• Thanks, so I changed the computer name to "test.example.com" because of the warning here, and now in HKEY_LOCAL_MACHINE\SYSTEM\CurrentControlSet\Services\Tcpip\Parameters both Domain was "example.com" and Hostname was "test". The cert was still not showing up. I manually changed Hostname to "example.com" but the cert is still not showing up. Am I missing a step? – Jonah Apr 24 '16 at 20:16
  • @Jonah: Do you set "Force Encryption" to Yes in SQL Server Configuration Manager? Do you restarted SQL Server? Can the SQL Server be restarted? Can you see in the SQL ERRORLOG something like "The certificate [Cert Hash(sha1) ... ] was successfully loaded for encryption."? What exactly problem you have currently? Which error message you have? – Oleg Apr 24 '16 at 20:31
  • I just tried setting "Force Encryption" to Yes, and I restarted SQL Server from services successfully. The only possibly relevant entry in ERRORLOG is: A self-generated certificate was successfully loaded for encryption. Note, that would not refer to the wildcard cert I am trying to load, which is not self-generated. My current problem is the same as in the OP: The certificate dropdown is still blank. I cannot select a cert for SQL Server to use. – Jonah Apr 24 '16 at 20:47
  • @Jonah: Sorry, but your should post details of the certificate. If you created A self-generated certificate, than how exactly, which which properties, where (in which certificate store) you installed it and so on. – Oleg Apr 24 '16 at 20:53
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    @Jonah: As soon I know all certificates can be installed at the same time in the certificate store. It's just the store. One service (or program) can use one certificate and otheother program will use another one. For example you can configure IIS fo use specific certificate for SSL. The existence any other certificates on the same store is not important. No conflicts should exist. – Oleg Apr 24 '16 at 21:45

I want to add this for future folks that may stumble on a similar issue I encountered with SQL 2016 SP2 and failover cluster. The certificate thumbprint added to the registry had to be all upper case.

Hope this helps the next guy.

  • This appears to be the case despite the fact that the value generated by SSCM is lowercase. Wonders never cease. – J Cracknell Jul 19 '18 at 21:18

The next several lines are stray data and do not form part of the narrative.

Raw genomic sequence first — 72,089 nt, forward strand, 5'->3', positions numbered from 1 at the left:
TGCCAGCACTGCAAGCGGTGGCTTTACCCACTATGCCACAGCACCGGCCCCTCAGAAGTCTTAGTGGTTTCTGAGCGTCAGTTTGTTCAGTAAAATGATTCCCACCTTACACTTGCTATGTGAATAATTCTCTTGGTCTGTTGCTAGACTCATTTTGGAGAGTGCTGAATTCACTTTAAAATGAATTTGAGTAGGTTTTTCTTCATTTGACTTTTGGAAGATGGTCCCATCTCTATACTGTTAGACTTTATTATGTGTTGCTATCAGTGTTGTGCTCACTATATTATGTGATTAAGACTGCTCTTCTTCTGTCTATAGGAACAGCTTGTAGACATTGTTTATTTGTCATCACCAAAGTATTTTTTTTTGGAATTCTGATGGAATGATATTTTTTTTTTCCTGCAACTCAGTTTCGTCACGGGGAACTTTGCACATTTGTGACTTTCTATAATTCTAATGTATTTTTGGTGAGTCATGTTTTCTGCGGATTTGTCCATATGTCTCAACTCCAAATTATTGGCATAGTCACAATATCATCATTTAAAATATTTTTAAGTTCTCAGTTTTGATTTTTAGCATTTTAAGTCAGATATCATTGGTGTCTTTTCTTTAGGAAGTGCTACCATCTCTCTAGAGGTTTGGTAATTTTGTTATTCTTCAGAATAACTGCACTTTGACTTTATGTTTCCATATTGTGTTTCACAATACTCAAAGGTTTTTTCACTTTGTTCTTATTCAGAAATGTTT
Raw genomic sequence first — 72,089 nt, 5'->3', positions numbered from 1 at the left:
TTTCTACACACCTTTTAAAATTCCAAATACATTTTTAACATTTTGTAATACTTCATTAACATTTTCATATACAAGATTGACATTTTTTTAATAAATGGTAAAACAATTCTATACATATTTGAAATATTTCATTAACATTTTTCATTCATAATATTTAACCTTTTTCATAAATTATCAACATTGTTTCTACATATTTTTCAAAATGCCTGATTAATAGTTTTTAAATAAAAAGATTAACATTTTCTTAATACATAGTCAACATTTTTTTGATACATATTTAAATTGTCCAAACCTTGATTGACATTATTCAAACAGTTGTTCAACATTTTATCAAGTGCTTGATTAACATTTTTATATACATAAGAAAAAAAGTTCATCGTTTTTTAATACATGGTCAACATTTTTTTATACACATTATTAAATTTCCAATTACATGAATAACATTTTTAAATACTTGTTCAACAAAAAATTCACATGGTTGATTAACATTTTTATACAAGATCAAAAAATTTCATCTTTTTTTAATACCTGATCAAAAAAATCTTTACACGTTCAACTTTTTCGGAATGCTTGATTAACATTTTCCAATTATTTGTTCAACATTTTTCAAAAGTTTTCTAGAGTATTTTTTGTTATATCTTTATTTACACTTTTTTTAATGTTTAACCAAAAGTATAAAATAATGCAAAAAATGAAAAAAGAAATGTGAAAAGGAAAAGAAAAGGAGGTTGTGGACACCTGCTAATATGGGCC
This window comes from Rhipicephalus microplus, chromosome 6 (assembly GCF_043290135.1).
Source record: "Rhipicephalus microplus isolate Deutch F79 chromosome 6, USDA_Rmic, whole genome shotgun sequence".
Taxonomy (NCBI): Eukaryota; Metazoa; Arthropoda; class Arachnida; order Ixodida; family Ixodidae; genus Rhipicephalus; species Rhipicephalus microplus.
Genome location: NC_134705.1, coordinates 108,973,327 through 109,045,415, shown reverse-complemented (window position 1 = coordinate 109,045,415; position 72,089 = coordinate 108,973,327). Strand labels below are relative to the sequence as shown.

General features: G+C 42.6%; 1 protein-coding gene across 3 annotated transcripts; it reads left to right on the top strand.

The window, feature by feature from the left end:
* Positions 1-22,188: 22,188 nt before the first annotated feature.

Once I followed steps in Updated 2 section of accepted answer, I can't start the SQL Server service, got those errors in Event Viewer:

Unable to load user-specified certificate [Cert Hash(sha1) "thumbprint of certificate"]. The server will not accept a connection. You should verify that the certificate is correctly installed. See "Configuring Certificate for Use by SSL" in Books Online.

TDSSNIClient initialization failed with error 0x80092004, status code 0x80. Reason: Unable to initialize SSL support. Cannot find object or property.

TDSSNIClient initialization failed with error 0x80092004, status code 0x1. Reason: Initialization failed with an infrastructure error. Check for previous errors. Cannot find object or property.

got error in SQL Server error log:

The server could not load the certificate it needs to initiate an SSL connection. It returned the following error: 0x8009030d. Check certificates to make sure they are valid.

googled it and found out a solution:

Make sure the windows account running SQL Server service (NT Service\MSSQLServer in my case) has full permissions to the following folders/register entry:

  1. C:\Program Files\Microsoft SQL Server[Your Sql Server Instance]\MSSQL\
  2. C:\ProgramData\Microsoft\Crypto\RSA\MachineKeys
  3. HKLM\System\CurrentControlSet\Services\WinSock2\Parameters

I checked No.1 NT Service\MSSQLSERVER has already had the permission.

I checked No.2, NT Service\MSSQLSERVER has no permission and I added the permission. It popped up an error saying one of files in that folder was denied the operation, but I just ignored it (nothing else I can do)

I didn't check No.3 and tried starting SQL Server, it worked!!


I logged on to the server with SQL Server domain account( had to add the account to local admins temporarily) and imported the certificate in personal folder of the SQL Server service account. rebooted the server, and then SQL Server could see the certificate. Hope it helps someone.


An additional failure mode is key length - SQL requires a minimum keylength of 2048. With DH channel disabled.


I have also run into an issue copying out of the MMC as detailed in the article here. Using the certutil and copying that into the registry value worked perfectly.


I faced similar issue in SSRS, wherein certificate issued by microsoft active directory CA was not visible in the dropdown in SSRS. After lot of searches, trial and error I could fix it by following this link.


Brief of it is as below: The Subject property of the certificate must indicate that the common name (CN) is the same as the host name or fully qualified domain name (FQDN) of the server computer.

So in our case we suggested to request the Certificate Authority to change the Subject name to ABC-SQLServer.abc.local (FQDN of SQL Server) instead of abc-corp.abc.com Once this change was done, we loaded certificate again in MMC and now we could see the certificate loaded in SQL Server Configuration Manager!

Hope it helps someone facing same issue!